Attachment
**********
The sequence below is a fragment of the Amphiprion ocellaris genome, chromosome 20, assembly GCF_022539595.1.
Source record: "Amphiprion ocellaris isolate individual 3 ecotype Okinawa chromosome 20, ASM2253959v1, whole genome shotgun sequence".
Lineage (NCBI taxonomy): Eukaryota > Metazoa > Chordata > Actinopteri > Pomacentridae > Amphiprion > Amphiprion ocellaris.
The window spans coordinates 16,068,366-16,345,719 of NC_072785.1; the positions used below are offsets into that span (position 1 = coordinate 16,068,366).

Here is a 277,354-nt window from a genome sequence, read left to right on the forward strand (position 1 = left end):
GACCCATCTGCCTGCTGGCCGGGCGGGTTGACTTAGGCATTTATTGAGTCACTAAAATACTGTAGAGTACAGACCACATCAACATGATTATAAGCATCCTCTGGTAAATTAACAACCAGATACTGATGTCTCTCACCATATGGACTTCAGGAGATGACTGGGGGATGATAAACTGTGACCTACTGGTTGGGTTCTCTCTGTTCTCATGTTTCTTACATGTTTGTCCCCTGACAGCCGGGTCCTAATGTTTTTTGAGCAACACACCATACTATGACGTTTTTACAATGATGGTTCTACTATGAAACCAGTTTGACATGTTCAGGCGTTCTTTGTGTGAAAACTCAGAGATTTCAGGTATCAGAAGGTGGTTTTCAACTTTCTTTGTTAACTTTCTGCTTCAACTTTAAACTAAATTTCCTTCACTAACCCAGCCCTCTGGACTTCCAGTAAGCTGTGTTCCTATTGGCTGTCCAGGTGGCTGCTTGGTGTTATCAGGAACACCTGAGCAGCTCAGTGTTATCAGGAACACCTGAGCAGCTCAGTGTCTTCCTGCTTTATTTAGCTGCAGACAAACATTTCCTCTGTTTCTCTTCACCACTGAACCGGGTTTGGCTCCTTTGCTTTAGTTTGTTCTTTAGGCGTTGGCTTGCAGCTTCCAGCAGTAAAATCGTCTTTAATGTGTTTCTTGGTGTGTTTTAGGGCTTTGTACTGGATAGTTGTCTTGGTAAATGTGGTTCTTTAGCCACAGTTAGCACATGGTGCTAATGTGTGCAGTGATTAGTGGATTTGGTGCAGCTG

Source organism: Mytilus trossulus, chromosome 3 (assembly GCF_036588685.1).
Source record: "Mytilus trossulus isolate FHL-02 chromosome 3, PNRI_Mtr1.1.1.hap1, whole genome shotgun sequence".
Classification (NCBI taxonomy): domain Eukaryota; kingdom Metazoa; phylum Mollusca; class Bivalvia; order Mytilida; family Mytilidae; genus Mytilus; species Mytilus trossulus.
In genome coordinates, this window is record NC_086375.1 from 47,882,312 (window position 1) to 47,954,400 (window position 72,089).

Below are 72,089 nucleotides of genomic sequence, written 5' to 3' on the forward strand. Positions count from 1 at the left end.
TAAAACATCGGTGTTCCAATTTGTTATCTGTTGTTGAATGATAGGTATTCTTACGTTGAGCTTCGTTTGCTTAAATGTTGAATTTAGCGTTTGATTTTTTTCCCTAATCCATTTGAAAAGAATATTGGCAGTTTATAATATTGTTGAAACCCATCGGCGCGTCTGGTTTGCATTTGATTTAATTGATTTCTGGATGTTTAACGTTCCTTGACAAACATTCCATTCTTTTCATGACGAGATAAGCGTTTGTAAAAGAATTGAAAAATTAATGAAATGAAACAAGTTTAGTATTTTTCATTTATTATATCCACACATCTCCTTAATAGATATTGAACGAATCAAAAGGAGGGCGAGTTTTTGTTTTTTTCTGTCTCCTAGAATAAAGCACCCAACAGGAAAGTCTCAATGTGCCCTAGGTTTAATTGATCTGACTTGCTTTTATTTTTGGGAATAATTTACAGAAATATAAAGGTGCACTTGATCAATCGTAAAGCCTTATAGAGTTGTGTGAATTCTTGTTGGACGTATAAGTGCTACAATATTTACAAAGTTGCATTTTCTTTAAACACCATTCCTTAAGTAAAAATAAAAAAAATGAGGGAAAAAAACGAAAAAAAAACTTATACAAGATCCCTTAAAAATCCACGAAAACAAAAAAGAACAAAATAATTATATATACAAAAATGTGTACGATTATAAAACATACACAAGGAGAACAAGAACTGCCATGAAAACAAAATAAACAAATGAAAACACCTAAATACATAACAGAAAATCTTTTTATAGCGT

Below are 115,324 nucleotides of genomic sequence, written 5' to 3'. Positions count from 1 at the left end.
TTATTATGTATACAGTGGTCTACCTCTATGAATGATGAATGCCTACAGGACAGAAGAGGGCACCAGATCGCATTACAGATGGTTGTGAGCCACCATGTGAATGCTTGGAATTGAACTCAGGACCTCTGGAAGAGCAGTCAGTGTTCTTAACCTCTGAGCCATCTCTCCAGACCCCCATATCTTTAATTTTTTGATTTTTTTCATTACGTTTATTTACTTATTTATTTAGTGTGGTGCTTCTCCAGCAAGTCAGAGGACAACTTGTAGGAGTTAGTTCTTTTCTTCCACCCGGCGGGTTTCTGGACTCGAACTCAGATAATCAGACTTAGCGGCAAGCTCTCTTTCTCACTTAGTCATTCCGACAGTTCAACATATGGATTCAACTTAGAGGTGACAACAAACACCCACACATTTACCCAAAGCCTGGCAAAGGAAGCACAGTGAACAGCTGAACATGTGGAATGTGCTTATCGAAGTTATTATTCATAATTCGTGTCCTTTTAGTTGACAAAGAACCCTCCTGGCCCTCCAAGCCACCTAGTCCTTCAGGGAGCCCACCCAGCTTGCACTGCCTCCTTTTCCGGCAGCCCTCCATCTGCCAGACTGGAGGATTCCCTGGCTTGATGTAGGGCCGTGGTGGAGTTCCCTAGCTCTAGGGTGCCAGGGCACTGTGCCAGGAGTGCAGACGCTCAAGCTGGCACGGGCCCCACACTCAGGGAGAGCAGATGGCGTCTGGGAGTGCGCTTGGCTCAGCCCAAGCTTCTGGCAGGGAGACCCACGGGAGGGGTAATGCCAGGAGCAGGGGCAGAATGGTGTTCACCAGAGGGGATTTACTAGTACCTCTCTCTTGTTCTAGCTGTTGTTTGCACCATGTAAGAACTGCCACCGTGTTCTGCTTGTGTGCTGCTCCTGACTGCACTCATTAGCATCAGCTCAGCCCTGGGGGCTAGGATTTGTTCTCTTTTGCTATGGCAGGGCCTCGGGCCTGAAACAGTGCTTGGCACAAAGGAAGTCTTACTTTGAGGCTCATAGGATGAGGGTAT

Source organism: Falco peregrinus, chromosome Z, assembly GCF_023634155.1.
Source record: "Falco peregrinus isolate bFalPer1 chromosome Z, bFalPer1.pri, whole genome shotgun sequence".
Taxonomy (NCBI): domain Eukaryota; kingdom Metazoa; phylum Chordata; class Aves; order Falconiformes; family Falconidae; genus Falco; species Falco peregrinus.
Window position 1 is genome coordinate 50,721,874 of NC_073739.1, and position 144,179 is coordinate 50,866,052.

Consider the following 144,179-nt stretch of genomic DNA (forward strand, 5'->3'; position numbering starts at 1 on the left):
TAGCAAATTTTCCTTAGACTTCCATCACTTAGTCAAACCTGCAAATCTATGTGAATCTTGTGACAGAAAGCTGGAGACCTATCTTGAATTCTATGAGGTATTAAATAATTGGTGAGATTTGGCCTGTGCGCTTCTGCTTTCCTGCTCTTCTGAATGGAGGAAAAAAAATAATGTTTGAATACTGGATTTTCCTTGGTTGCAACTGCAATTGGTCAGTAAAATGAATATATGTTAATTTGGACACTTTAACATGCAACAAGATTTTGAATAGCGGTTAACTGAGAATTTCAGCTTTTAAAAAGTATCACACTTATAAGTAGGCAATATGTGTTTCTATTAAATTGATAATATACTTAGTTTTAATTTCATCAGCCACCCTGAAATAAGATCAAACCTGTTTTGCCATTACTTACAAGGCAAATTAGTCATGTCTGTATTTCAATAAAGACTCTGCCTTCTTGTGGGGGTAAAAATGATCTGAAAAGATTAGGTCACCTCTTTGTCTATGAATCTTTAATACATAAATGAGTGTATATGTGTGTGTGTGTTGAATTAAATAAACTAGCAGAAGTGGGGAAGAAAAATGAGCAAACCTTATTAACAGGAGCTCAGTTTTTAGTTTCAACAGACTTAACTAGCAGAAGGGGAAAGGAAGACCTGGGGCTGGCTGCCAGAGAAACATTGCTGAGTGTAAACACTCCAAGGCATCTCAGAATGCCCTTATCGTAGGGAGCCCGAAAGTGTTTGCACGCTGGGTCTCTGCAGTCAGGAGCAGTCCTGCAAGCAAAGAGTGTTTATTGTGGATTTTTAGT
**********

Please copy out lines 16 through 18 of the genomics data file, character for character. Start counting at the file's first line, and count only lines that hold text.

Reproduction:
Source record: "Falco peregrinus isolate bFalPer1 chromosome Z, bFalPer1.pri, whole genome shotgun sequence".
Taxonomy (NCBI): domain Eukaryota; kingdom Metazoa; phylum Chordata; class Aves; order Falconiformes; family Falconidae; genus Falco; species Falco peregrinus.
Window position 1 is genome coordinate 50,721,874 of NC_073739.1, and position 144,179 is coordinate 50,866,052.